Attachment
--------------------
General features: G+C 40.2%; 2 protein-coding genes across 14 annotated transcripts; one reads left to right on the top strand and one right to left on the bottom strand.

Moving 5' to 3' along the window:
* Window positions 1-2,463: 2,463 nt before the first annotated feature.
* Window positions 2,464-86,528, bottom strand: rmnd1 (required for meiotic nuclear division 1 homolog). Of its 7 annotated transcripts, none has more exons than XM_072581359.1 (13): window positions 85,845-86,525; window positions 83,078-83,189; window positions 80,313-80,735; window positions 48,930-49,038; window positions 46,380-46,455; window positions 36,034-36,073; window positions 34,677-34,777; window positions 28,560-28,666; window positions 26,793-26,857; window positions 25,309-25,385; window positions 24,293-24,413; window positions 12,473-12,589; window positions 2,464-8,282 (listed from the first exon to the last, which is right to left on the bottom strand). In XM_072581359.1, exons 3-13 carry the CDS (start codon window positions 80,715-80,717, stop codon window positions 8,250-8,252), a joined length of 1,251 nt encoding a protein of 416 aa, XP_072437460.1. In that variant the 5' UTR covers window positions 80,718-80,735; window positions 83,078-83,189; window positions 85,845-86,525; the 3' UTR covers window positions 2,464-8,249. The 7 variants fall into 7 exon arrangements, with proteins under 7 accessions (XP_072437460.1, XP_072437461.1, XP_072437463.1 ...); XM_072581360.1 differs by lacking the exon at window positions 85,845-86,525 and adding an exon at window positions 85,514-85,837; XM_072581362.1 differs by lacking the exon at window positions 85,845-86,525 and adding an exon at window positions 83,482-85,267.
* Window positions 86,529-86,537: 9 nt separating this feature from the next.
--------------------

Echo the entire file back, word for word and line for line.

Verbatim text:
General features: G+C 40.2%; 2 protein-coding genes across 14 annotated transcripts; one reads left to right on the top strand and one right to left on the bottom strand.

Moving 5' to 3' along the window:
* Window positions 1-2,463: 2,463 nt before the first annotated feature.
* Window positions 2,464-86,528, bottom strand: rmnd1 (required for meiotic nuclear division 1 homolog). Of its 7 annotated transcripts, none has more exons than XM_072581359.1 (13): window positions 85,845-86,525; window positions 83,078-83,189; window positions 80,313-80,735; window positions 48,930-49,038; window positions 46,380-46,455; window positions 36,034-36,073; window positions 34,677-34,777; window positions 28,560-28,666; window positions 26,793-26,857; window positions 25,309-25,385; window positions 24,293-24,413; window positions 12,473-12,589; window positions 2,464-8,282 (listed from the first exon to the last, which is right to left on the bottom strand). In XM_072581359.1, exons 3-13 carry the CDS (start codon window positions 80,715-80,717, stop codon window positions 8,250-8,252), a joined length of 1,251 nt encoding a protein of 416 aa, XP_072437460.1. In that variant the 5' UTR covers window positions 80,718-80,735; window positions 83,078-83,189; window positions 85,845-86,525; the 3' UTR covers window positions 2,464-8,249. The 7 variants fall into 7 exon arrangements, with proteins under 7 accessions (XP_072437460.1, XP_072437461.1, XP_072437463.1 ...); XM_072581360.1 differs by lacking the exon at window positions 85,845-86,525 and adding an exon at window positions 85,514-85,837; XM_072581362.1 differs by lacking the exon at window positions 85,845-86,525 and adding an exon at window positions 83,482-85,267.
* Window positions 86,529-86,537: 9 nt separating this feature from the next.